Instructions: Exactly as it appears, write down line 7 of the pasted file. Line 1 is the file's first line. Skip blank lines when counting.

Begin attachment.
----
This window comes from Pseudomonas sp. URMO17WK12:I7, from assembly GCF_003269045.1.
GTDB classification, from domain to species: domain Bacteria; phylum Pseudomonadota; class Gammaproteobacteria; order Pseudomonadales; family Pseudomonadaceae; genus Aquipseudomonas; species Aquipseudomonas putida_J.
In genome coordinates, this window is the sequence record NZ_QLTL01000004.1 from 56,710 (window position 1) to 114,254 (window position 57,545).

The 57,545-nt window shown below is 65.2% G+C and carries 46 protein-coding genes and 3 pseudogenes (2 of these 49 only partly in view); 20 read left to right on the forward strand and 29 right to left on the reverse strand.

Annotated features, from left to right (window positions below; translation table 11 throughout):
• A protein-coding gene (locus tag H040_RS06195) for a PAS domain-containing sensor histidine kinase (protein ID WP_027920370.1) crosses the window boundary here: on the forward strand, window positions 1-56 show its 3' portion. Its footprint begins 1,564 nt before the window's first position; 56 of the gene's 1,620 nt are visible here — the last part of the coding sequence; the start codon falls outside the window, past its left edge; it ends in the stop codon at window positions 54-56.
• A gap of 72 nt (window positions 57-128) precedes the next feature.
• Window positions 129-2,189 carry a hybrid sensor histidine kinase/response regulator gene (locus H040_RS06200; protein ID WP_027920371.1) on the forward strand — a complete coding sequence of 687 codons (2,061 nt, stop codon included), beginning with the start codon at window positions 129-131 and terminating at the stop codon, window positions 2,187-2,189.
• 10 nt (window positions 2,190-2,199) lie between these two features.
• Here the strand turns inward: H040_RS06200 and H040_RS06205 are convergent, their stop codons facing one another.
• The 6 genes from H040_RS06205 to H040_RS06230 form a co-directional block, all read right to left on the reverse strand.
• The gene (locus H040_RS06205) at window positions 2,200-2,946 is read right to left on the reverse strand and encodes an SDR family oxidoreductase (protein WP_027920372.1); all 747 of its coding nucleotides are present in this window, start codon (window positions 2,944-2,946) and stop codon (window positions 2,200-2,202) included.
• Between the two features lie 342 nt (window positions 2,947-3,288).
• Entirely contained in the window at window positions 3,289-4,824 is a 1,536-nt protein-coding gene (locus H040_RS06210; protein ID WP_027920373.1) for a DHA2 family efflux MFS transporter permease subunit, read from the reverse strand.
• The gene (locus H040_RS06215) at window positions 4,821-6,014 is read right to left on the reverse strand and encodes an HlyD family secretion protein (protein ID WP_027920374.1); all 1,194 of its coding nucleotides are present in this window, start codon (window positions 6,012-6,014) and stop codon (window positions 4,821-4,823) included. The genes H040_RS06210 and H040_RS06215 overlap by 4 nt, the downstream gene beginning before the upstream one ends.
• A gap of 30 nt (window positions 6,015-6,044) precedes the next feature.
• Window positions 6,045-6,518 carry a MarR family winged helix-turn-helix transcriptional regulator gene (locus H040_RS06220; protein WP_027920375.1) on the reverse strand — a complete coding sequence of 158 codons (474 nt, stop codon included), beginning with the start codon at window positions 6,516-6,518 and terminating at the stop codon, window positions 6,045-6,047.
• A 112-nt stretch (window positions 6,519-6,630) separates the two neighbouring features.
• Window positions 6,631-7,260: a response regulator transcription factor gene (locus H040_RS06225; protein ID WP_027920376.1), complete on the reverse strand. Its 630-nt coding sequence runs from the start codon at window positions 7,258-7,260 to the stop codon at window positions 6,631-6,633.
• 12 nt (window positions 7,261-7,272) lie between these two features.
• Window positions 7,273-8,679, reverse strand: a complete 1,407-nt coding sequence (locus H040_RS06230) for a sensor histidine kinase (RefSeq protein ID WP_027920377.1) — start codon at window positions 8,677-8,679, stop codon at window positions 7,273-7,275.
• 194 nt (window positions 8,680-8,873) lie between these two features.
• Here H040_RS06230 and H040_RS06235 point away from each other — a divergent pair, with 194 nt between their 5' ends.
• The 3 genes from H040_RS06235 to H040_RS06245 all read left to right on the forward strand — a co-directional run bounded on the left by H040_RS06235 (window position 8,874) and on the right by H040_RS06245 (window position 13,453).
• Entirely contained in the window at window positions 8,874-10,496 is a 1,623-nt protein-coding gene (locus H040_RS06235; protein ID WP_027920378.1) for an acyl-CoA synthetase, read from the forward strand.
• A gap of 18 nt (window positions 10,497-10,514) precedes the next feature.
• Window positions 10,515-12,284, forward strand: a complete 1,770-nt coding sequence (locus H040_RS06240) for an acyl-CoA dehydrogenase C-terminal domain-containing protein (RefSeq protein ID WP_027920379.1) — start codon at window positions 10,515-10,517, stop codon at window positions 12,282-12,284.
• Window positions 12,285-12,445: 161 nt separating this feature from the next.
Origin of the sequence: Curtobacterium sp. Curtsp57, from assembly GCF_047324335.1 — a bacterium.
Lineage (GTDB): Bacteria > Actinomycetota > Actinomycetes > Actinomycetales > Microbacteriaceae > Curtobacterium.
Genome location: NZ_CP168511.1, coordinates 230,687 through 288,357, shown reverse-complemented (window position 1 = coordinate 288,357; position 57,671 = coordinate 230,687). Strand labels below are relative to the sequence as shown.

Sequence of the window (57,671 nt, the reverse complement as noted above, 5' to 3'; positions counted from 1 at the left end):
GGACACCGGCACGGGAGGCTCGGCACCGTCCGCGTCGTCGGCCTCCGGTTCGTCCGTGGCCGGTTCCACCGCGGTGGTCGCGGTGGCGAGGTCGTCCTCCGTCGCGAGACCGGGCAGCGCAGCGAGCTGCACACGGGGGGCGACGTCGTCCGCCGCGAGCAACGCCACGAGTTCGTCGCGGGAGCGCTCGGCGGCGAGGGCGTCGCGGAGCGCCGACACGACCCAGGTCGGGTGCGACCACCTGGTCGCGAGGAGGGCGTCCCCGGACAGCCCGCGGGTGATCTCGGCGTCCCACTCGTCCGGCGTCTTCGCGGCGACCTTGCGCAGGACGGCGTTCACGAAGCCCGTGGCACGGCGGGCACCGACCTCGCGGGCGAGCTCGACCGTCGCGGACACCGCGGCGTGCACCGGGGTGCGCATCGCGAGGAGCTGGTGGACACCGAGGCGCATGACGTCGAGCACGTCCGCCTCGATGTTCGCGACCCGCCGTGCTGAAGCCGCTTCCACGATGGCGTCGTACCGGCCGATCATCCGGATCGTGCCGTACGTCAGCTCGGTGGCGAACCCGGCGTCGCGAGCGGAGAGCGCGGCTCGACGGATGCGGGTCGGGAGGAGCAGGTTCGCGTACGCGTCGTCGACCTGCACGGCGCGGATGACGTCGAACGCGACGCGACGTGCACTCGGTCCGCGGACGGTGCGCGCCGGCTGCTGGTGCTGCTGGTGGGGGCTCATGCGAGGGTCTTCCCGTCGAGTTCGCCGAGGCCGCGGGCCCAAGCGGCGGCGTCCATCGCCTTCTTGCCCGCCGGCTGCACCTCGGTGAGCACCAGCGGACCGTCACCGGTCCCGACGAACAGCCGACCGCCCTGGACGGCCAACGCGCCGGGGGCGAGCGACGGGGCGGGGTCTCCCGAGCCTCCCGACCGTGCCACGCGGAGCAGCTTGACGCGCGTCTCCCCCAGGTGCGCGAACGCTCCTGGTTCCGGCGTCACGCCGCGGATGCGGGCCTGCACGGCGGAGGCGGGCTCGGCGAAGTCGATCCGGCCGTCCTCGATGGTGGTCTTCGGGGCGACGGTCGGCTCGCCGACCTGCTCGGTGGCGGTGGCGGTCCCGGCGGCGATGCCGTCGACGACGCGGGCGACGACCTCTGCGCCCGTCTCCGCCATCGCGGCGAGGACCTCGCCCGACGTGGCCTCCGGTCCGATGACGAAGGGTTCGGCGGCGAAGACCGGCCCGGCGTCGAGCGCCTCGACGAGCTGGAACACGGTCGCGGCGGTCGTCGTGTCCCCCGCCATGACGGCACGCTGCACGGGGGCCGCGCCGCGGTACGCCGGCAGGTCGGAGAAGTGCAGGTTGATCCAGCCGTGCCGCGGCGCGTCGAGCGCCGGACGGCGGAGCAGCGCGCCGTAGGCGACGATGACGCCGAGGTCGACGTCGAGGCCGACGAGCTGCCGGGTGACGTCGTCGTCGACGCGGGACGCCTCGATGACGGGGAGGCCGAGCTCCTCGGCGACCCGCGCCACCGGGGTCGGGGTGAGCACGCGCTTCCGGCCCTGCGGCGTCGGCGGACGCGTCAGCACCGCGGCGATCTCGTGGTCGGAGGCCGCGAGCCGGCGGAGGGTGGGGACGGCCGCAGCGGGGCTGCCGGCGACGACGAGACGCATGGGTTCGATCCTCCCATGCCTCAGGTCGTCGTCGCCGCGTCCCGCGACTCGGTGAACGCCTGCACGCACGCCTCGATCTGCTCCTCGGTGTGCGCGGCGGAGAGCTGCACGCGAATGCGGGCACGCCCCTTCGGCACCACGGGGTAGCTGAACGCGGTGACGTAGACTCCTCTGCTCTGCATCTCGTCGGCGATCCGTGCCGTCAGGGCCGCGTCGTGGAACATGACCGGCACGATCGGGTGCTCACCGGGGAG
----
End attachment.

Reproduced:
• A gap of 72 nt (window positions 57-128) precedes the next feature.